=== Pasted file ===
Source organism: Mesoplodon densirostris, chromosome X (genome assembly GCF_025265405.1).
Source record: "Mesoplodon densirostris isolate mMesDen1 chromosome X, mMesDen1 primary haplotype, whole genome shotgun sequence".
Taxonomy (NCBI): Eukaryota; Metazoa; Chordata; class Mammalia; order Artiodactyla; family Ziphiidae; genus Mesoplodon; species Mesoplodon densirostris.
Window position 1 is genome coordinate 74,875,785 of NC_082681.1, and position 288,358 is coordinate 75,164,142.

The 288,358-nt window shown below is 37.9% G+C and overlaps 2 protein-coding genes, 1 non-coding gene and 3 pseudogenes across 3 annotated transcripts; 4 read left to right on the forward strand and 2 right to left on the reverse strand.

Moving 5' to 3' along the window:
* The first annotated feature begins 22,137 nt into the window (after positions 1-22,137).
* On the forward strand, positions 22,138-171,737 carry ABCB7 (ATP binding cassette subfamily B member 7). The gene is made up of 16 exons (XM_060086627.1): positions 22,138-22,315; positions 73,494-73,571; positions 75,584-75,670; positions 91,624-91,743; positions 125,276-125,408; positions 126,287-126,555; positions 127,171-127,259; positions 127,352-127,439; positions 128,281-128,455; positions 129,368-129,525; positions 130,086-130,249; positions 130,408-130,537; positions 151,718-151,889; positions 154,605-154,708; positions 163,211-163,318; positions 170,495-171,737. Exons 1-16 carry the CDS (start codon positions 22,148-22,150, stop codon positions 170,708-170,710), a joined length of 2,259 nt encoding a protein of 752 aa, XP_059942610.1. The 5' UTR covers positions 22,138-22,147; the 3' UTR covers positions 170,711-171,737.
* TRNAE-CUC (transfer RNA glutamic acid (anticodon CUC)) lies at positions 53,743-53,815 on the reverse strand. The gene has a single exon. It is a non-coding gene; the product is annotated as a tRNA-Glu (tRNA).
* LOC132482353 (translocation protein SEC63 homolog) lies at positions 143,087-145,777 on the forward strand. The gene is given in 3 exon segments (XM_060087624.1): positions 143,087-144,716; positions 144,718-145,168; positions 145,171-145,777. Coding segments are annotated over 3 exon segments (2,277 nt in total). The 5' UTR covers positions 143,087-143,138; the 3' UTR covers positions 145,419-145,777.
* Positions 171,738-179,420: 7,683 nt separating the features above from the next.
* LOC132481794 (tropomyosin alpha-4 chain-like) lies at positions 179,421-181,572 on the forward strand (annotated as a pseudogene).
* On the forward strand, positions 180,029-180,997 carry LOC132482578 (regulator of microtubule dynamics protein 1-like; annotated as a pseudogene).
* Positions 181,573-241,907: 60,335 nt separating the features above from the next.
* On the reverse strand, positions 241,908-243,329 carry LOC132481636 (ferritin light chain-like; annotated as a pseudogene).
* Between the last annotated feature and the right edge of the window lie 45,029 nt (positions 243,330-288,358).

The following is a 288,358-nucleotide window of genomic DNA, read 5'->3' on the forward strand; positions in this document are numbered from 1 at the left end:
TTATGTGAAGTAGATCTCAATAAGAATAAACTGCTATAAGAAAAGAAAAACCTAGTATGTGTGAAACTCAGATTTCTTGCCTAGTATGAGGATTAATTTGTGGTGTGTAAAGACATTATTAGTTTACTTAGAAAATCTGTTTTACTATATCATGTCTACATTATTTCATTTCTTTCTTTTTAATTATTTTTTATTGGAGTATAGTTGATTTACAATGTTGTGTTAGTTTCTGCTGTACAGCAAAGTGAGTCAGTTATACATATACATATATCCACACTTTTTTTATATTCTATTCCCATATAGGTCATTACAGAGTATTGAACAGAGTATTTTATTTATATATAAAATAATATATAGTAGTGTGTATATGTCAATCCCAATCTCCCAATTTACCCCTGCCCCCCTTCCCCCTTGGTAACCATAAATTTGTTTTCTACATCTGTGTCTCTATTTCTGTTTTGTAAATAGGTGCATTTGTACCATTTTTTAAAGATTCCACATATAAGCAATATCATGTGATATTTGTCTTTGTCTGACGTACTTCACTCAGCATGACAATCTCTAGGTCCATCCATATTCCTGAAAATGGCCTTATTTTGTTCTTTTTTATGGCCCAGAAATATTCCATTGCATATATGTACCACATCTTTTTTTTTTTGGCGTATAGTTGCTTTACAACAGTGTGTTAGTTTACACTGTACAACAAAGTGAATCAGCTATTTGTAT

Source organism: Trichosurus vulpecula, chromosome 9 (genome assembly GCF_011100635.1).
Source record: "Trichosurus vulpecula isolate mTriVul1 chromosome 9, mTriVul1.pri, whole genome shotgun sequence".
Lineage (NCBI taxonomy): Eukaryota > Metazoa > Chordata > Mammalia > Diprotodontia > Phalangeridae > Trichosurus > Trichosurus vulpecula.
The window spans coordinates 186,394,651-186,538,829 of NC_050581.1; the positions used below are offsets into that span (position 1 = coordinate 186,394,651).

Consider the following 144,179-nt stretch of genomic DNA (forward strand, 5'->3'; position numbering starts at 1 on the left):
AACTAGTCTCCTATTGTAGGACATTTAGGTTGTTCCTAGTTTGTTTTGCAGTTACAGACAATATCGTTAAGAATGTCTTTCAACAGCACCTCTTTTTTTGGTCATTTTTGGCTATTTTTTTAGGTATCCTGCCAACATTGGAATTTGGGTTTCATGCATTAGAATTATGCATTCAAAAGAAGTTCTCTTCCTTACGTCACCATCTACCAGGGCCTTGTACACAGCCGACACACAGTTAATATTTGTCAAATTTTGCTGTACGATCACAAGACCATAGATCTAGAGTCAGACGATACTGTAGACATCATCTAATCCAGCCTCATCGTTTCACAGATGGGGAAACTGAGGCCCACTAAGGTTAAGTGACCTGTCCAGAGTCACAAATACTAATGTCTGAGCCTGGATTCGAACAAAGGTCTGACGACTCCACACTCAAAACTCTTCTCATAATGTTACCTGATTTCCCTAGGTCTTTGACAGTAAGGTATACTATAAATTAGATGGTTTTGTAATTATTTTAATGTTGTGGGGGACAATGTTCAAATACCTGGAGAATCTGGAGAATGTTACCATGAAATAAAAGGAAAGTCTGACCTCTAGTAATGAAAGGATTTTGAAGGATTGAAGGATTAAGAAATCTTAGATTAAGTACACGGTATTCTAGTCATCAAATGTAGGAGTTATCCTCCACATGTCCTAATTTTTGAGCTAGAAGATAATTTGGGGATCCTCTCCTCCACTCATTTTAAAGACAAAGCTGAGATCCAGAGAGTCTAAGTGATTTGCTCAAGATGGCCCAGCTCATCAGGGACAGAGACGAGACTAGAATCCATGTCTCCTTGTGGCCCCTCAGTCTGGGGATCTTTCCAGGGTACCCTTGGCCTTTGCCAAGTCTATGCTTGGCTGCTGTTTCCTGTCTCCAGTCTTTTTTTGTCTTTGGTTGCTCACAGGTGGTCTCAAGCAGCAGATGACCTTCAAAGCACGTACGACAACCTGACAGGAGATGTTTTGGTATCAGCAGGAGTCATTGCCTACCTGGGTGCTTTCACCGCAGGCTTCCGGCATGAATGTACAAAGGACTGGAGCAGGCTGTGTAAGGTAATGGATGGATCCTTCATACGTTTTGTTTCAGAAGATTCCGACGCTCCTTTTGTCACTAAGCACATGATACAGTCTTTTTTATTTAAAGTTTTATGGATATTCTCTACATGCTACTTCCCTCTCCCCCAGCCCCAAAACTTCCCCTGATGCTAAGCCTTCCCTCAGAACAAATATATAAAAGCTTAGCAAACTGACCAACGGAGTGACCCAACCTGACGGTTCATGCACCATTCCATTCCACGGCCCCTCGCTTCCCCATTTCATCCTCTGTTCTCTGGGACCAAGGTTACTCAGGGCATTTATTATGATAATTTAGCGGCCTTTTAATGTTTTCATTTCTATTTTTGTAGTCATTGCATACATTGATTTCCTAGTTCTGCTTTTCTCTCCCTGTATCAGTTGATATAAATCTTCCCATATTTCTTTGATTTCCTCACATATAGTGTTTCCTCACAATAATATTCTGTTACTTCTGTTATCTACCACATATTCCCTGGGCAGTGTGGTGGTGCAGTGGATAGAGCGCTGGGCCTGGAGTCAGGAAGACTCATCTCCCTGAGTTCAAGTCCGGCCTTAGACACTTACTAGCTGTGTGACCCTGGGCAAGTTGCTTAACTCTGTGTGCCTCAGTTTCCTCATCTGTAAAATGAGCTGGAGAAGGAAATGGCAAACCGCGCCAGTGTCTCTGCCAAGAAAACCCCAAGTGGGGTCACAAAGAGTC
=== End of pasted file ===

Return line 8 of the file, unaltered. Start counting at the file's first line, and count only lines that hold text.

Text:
* On the forward strand, positions 22,138-171,737 carry ABCB7 (ATP binding cassette subfamily B member 7). The gene is made up of 16 exons (XM_060086627.1): positions 22,138-22,315; positions 73,494-73,571; positions 75,584-75,670; positions 91,624-91,743; positions 125,276-125,408; positions 126,287-126,555; positions 127,171-127,259; positions 127,352-127,439; positions 128,281-128,455; positions 129,368-129,525; positions 130,086-130,249; positions 130,408-130,537; positions 151,718-151,889; positions 154,605-154,708; positions 163,211-163,318; positions 170,495-171,737. Exons 1-16 carry the CDS (start codon positions 22,148-22,150, stop codon positions 170,708-170,710), a joined length of 2,259 nt encoding a protein of 752 aa, XP_059942610.1. The 5' UTR covers positions 22,138-22,147; the 3' UTR covers positions 170,711-171,737.